Figure 4 enlarged

  • In occupations characterized by either low or high wages, work hours increased relative to those occupations characterized by salaries in the middle of the wage distribution.  In essence, a wide range of such middle class workers were made worse off by changes in the labor market, as a result of a relative decrease in both their wages and their work hours.
  • The wage disparities between workers with 16 or more years of education and those with no more than a high school education grew from 83% in 1997 to 88% in 2011.  The return on higher education (i.e., the education wage premium) is greater for men than for women and it only increased for men.  The education wage premium in low-wage occupations rose, while it decreased for higher-wage occupations.  In other words, higher education is becoming economically beneficial for low-wage workers as well.
  • At the beginning of the last decade, income from labor represented two-thirds of Israel’s national income.  Starting in 2001, the share of the national income pie coming from labor has decreased, reaching 62% in 2011.  This means that a smaller portion of national income reaches workers via income from labor, while a larger portion of national income is transferred to the wealthy.  Capital income is concentrated in the upper income deciles, a fact which intensifies the labor market’s already-existing polarization.

The Shadow Economy in Israel
Dr. Noam Gruber (Taub Center Senior Researcher)

  • The size of the shadow economy in Israel is estimated at about 20% of GDP, double that of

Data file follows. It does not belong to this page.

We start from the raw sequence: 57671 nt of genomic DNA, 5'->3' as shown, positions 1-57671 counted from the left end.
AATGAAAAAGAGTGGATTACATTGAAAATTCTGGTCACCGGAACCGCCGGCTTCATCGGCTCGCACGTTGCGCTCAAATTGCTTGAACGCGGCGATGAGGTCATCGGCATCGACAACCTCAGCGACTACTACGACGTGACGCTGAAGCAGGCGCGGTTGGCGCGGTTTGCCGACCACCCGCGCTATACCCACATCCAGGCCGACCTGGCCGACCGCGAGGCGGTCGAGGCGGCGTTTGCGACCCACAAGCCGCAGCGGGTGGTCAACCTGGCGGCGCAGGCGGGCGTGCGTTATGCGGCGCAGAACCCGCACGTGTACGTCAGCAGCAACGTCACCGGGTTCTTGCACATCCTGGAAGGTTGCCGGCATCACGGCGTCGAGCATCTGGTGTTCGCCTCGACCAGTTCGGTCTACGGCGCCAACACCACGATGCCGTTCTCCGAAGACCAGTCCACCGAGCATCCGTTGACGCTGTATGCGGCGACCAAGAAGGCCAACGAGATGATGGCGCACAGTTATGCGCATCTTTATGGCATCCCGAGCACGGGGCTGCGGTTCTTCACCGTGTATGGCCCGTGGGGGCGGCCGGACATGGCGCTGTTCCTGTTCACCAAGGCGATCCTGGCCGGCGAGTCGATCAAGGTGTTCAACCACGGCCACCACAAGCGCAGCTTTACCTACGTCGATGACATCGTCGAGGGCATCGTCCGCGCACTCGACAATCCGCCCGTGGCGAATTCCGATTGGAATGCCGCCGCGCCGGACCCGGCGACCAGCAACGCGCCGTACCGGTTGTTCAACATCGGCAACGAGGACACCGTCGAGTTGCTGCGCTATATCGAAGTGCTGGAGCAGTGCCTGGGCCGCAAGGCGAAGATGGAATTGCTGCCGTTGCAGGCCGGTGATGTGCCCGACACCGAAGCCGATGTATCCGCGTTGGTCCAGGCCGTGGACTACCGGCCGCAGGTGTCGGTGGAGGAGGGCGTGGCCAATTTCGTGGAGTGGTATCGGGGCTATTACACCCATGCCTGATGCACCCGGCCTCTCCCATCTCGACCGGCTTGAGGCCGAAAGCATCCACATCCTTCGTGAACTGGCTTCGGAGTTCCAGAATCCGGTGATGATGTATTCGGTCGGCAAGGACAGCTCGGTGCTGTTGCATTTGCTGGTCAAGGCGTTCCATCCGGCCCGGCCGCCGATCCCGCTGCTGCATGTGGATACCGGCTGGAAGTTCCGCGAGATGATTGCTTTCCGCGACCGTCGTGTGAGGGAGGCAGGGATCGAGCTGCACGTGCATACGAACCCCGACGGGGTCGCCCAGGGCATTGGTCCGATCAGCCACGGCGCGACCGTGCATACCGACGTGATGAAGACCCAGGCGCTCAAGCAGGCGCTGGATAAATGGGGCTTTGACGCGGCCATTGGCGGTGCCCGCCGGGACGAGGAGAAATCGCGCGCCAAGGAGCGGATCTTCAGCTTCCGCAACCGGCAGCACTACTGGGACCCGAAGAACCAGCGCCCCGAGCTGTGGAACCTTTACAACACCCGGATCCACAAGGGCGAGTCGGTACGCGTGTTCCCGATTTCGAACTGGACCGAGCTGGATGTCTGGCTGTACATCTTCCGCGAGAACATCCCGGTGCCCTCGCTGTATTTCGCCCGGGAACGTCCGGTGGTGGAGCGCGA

many developed countries.  It is estimated that halving the size of the shadow economy would increase government tax revenue by 3-4% of GDP, or about NIS 30-40 billion.
  • The tax benefits granted by law are particularly biased in favor of large companies. For example, the four largest companies (out of 829 companies with preferential status) receive 60% of the benefits.  The top decile of companies (by revenue) pays a corporate tax rate of 6.8%, less than half of the rate paid by the lowest decile (17.6%). Large companies take advantage of their bargaining power vis-à-vis the government and pay less in taxes relative to benefits – to such an extent that the taxes they pay are even less than the cost of the benefits they receive.  Israel’s tax policies create a greater burden on small businesses than on large ones, and this discrimination may be viewed by the public as a justification for the norm of tax evasion.
  • An international comparison of the tax burden (i.e., VAT/sales tax, corporate tax and dividend tax) as a share of total income, shows that the overall tax rate for small businesses in the country is high relative to Western countries – about 58%, in comparison to the OECD average of 51.5%.

Figure 5 enlarged